Saturday, December 20, 2008

Care Net Applauds New Conscience Protections for Health Care Providers

Care Net Applauds New Conscience Protections for Health Care Providers

LANSDOWNE, VA, Dec. 18 /Christian Newswire/ -- Care Net President Melinda Delahoyde praised the Department of Health and Human Services for issuing regulations that strengthen existing laws and provide protection to pro-life physicians and other healthcare professionals who conscientiously object to perform or refer for abortion.

"Care Net and its national network of pregnancy centers rely on the availability of health care providers who have the right to conscientiously object to abortion," Delahoyde said. "These health care providers - RNs, nurse practitioners, and physicians - provide critical free services at pregnancy centers to those facing unplanned pregnancies and other health concerns. Without these new conscience protections, fewer health care providers would be available to serve this at-risk population in our nation's pregnancy centers." Among Care Net's affiliated pregnancy centers, more than 450 of 1,100 offer medical services and operate under the supervision of a pro- life physician.

Care Net's National Medical Consultant Dr. Sandy Christiansen was interviewed by CNN and testified before the President's Council on Bioethics about her own experience of discrimination as a pro-life OB-Gyn. "I've shared my story of discrimination because I've been concerned about our future - that young people with conscientious objections to abortion would start to avoid the field of obstetrics and gynecology," Dr. Christiansen said. "These new regulations send a message to both current and aspiring health care providers that their personal code of ethics, their conscience, and their adherence to the Hippocratic Oath matter and will be protected."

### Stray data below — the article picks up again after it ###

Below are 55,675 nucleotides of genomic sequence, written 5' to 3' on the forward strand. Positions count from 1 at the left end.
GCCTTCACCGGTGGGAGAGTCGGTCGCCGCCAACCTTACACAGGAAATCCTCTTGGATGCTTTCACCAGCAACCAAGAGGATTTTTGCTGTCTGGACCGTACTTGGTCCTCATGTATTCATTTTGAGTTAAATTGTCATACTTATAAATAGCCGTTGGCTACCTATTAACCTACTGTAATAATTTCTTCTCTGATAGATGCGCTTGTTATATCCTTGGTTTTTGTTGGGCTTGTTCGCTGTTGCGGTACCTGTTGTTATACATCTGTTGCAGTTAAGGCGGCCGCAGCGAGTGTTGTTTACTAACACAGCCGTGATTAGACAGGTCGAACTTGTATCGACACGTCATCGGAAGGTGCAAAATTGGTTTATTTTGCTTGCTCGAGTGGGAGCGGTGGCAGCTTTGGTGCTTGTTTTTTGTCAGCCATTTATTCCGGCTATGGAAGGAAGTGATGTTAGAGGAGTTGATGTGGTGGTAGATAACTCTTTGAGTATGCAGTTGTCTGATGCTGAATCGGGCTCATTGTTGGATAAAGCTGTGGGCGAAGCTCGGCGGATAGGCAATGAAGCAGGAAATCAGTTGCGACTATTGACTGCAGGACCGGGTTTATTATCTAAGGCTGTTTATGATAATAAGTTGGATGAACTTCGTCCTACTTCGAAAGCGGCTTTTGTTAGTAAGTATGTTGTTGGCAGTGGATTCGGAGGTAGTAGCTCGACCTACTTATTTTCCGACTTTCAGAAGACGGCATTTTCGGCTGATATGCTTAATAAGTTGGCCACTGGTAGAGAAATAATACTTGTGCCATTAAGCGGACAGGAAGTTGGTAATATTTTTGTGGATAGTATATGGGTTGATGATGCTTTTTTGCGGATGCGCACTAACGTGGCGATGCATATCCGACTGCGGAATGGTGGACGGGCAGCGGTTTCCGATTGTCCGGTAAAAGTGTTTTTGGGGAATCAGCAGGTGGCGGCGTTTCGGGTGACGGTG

When Dr. Christiansen was an intern, she was denied operating room privileges by her chief resident who explained it was because she was not "working hard doing the abortions" like others and thus would not get that "perk." Later, as a chief resident, she was humiliated by the attending physician in front of her team of residents, interns and students when she would not perform an abortion on a patient whose baby was diagnosed with Down's syndrome. Dr. Christiansen was accused of abandoning her patient and shirking her responsibilities, even though she made arrangements with another physician to oversee the patient's care. Not once were Dr. Christiansen's faith-based convictions validated in these experiences or was she informed of her rights according to existing law to protect against this kind of discrimination.

Dr. Christiansen currently serves as medical director of Care Net Pregnancy Center of Frederick, MD, which offers free services every year to hundreds of women facing unplanned pregnancies.

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